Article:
Ground Report | New Delhi: Yusra Mardini; When the Refugee Olympic team participated in the 2016 Rio Olympics, there was hope among the refugee people from all over the world that they too can now come forward and show their courage, their game. The true story of Yusra Mardini is also similar. Her struggle to get from Syria to Rio and then the Tokyo Olympics will leave everyone wondering what it takes to be an athlete. The road was never easy, never will be, but game lovers take the thorns out of it and show the world that everything is possible.
Twenty-nine athletes from the Refugee Olympic Team are competing in 12 disciplines at the Tokyo Olympics this summer. One of them is Syrian swimmer Yusra Mardini, whose trip to Japan is not only a story of success, but also a story of hope. In 2015, four years after the war in Syria began, Mardini knew she had no choice but to leave her home in suburban Damascus’s Darya for good.
Her father, Izzat, a swimmer who competed on the Syrian national swimming team, and her psychopathic mother, on the other hand, avoided fleeing the country despite the raging war – until they could resist the idea.
Ever since the Tokyo Olympics began, we have come across success stories of athletes who faced extreme struggles to make their dream come true. And Yusra’s story is one of them.
Her greatest dream
Olympics is her greatest dream. She talked about it at Eurosport’s Trailblazers series:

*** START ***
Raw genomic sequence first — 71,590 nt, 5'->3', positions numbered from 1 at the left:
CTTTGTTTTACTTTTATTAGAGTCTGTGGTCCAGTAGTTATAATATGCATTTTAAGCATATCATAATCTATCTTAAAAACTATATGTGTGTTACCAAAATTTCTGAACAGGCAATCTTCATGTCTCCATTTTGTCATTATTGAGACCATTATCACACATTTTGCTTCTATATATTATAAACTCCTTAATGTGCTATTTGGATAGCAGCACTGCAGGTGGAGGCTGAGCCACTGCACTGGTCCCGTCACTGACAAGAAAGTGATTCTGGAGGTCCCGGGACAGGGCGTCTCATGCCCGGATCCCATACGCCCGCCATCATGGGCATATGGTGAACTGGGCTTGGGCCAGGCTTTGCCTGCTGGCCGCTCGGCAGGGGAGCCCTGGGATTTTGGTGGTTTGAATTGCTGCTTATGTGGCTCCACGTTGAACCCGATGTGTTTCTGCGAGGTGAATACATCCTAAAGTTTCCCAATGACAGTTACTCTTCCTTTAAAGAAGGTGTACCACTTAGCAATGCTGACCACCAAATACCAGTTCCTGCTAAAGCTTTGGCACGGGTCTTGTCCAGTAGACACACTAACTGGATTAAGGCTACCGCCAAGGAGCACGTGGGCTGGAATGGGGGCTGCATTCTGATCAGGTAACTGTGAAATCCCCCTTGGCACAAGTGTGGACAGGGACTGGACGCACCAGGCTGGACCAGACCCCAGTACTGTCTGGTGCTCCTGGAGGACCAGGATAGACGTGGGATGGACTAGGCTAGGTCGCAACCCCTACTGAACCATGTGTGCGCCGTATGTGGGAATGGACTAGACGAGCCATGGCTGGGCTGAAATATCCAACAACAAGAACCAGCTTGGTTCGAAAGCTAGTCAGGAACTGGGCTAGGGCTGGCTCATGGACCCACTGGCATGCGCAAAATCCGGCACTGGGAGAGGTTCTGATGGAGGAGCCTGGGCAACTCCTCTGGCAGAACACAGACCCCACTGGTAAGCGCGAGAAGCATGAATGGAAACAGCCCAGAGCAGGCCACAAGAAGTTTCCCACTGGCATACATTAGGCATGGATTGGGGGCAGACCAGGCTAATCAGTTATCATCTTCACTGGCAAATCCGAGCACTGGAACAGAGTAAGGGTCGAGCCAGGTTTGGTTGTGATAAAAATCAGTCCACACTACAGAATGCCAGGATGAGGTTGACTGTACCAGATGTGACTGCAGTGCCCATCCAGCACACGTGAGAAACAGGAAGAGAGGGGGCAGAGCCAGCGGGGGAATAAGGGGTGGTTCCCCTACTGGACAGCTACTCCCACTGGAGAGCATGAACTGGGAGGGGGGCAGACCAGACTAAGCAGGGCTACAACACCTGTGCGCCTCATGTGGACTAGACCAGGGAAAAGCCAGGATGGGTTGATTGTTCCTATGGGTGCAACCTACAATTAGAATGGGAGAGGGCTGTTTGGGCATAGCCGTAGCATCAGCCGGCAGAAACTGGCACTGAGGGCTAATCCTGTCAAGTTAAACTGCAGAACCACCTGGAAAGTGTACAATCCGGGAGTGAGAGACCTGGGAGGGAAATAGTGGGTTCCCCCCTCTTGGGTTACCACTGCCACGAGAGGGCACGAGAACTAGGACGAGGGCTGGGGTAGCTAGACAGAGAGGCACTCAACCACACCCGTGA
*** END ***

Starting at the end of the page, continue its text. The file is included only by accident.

I want to do lots of things but, for me, swimming has been number one and being a part of the Olympic games is my biggest dream. My dream is for the world to be at peace and there will be no more refugees anymore. That those wars will end and that we are all equal in the world and live peacefully and in harmony. I know it’s hard but this is my dream.
She hopes her participation in the Games can help end the stigma of being identified as a refugee and wants to inspire other refugees to dream big. “After Rio I took the responsibility of standing up for the refugees,” she said in Eurosport’s Trailblazer series.
“To stand up to the younger generation like ‘Okay, I have a rough background but I’m still moving forward and still dreaming’ like you should.
Her sister, Sarah, who entered the world of swimming before Yusra, and also won a few medals in Syria, is equally ambitious, but on a slightly different path.
A message of hope
Speaking at the One Young World summit on 23 July, she said, “I decided to go back to Lesbos, where my life changed drastically.” Saving refugees in danger, as they once did on their perilous trip to Europe, is now Sarah’s goal but it also ends up in her being arrested.
“I am sending a message of hope to all those I love, while also showing the world that refugees will not give up easily and will continue to dream even after going through difficult journeys,” she said.